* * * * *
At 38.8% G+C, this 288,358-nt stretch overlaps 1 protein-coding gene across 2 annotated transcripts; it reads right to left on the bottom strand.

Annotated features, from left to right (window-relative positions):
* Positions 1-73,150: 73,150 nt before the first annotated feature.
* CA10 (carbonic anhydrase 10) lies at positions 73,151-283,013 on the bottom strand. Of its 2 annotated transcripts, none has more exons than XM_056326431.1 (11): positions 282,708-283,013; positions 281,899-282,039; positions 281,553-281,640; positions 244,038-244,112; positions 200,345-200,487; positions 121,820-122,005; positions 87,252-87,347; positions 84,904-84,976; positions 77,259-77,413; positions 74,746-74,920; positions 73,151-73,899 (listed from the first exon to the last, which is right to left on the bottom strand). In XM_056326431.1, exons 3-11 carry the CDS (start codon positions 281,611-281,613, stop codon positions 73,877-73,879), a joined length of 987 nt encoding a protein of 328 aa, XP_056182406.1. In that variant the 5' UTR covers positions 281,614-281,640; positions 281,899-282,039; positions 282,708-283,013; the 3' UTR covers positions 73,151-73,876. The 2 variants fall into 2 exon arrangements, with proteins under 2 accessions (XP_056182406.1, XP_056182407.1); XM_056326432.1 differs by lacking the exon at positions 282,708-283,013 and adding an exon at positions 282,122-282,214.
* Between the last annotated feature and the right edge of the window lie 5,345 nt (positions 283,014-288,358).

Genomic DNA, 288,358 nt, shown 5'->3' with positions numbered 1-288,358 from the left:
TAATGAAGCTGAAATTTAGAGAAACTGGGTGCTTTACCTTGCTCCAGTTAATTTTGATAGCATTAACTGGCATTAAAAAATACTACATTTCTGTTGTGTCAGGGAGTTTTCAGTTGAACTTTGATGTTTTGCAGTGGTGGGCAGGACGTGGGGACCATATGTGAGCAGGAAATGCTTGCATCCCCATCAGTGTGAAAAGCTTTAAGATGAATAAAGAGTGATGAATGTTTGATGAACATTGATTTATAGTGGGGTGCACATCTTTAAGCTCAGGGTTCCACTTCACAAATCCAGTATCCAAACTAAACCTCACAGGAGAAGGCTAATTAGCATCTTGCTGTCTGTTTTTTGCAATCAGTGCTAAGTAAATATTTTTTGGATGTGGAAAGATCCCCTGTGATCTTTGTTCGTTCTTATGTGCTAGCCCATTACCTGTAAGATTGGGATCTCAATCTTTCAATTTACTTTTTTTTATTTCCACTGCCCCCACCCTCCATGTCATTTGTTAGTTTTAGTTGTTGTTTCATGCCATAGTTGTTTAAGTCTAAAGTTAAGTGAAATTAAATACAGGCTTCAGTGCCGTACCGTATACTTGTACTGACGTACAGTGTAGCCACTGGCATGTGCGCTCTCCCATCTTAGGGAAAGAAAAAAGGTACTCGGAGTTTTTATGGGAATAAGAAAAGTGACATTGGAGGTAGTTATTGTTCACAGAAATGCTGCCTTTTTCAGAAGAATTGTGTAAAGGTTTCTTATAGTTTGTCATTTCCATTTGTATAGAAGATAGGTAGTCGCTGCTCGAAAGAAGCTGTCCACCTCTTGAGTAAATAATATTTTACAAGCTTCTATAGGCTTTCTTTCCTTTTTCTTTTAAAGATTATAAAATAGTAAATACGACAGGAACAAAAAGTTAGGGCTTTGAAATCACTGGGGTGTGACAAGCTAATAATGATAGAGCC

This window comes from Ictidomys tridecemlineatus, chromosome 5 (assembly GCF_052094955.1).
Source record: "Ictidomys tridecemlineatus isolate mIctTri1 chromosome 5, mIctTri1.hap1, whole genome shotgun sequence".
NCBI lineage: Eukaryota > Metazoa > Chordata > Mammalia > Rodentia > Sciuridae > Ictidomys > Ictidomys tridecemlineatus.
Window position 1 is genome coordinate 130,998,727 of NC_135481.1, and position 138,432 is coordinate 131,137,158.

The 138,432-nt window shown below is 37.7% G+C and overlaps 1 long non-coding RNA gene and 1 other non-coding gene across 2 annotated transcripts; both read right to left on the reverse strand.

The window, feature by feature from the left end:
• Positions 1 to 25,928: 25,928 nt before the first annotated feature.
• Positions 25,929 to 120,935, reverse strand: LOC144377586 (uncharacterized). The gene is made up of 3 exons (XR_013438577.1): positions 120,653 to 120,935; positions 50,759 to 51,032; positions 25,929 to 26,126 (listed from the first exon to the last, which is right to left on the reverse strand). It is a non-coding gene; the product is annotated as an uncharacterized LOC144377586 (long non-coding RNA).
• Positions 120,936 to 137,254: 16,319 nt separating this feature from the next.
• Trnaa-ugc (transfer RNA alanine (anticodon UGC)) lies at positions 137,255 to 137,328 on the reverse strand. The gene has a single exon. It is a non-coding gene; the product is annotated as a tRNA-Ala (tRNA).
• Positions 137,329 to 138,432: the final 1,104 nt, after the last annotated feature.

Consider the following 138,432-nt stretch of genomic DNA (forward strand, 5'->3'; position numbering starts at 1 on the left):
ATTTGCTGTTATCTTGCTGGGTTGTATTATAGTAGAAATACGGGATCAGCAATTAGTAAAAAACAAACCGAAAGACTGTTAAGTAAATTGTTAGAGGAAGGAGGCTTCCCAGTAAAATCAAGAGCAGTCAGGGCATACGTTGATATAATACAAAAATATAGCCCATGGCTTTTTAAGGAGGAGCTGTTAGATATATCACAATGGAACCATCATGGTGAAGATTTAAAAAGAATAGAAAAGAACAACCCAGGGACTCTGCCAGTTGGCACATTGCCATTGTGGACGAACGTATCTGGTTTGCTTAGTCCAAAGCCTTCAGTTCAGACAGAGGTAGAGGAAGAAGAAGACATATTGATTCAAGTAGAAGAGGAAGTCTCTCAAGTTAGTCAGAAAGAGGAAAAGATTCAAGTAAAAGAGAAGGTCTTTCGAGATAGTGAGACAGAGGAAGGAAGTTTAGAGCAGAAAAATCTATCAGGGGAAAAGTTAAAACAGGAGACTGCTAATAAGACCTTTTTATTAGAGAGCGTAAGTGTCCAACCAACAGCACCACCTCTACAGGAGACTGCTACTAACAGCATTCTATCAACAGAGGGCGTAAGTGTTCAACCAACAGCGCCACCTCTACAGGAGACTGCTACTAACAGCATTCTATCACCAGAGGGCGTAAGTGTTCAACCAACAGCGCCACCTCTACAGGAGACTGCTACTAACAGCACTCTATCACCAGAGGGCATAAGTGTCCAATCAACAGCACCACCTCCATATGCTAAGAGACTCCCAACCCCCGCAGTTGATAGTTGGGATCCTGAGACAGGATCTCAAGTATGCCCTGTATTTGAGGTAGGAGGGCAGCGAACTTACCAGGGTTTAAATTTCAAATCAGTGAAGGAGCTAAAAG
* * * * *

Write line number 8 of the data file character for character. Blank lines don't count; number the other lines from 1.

This window comes from Ictidomys tridecemlineatus, chromosome 5 (assembly GCF_052094955.1).